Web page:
The evaluation team studied four of the six PCTs taking part in the early adopter programme, two of which had uploaded records to the Spine by the end of last month. It reported that by the end of April the SCR of 153,188 patients had been created and a total of 614,052 patients in four early adopter sites had been sent a letter informing them of the programme and their opportunity to opt-out. Of those 0.81% have actively opted out and 0.03% have asked for data on their SCR not to be shared.
The evaluation report raises a series of questions about several other key aspects of the SCR programme. It said there was some resentment among PCTs that CfH allegedly pushed forward on a tightly-managed and largely non-negotiable timetable for implementing the SCR despite the fact that not all software contractors had delivered key technologies to agreed schedule.
The report also states that although the technical security measures of the SCR appeared to meet high standards “there remain unresolved questions raised by experts about whether a series of linked smaller systems would be safer than a large single system and whether the plans for operational security will be fully enforceable in the busy environment of the NHS.”
The UCL team also criticised the SCR team within CfH for taking what it described as a narrow focus on implementing technology rather than a broader focus on socio-technical change. It recommended that the NPfIT National Programme Board
address this issue which it said posted a major risk to the success of NPfIT.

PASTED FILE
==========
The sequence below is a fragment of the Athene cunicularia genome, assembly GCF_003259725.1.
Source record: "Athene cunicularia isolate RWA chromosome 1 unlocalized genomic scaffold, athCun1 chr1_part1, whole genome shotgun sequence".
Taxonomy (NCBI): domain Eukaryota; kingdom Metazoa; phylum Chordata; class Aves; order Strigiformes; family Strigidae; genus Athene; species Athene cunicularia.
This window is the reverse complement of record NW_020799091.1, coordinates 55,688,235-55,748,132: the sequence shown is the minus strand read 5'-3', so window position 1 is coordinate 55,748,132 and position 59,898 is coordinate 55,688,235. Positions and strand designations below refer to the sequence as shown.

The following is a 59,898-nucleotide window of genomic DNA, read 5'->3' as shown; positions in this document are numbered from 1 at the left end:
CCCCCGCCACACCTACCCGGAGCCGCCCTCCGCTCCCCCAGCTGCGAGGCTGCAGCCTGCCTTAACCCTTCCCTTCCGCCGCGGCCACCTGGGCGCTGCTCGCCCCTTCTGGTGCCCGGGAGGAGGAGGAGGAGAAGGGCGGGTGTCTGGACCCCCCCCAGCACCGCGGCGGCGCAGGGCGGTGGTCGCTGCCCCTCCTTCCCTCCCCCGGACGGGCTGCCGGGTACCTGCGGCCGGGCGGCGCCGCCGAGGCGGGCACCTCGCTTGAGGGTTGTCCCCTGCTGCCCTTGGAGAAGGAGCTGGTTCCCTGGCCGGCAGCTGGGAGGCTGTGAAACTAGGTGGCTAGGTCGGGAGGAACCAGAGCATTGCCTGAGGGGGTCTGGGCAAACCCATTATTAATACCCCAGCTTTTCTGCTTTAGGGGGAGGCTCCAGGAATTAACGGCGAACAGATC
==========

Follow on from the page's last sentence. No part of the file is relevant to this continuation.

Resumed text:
The report added: “A shift to a more socio-technical perspective would change the SCR programme considerably – for example, the SCR would no longer be seen as an end in itself (with ‘success’ measured in terms of number of records created and extent of use) but as a means to other ends (with ‘success’ being defined in terms of a range of locally relevant ends, for which the SCR would be provided as a resource).
Other recommendations include:
• Uncoupling HealthSpace from the SCR and instead focus initially on developing HealthSpace as a self-care resource in one or two chronic conditions. Uptake of HealthSpace was very low in the early adopter areas with only 0.12% of those invited to open an account completing the process.
• Tightening the definition of what the SCR should be used for to avoid the programme’s tendency to ‘scope creep’
• Shifting to a more flexible approach to change with a more negotiable framework of timescales and deliverables.
Commenting on the report Dr Gillian Braunold, clinical director of the SCR programme and HealthSpace, said: “"We set up the early adopter programme to ensure that problems, issues and practicalities of implementation were tested out in real life health care situations in a controlled and safe environment.
”The report offers the programme the foundations on which to base the necessary planning for improvement in design and implementation before national roll out. This will enable the ambition of enabling safer better care for patients in emergency and unscheduled care across England as quickly as possible.”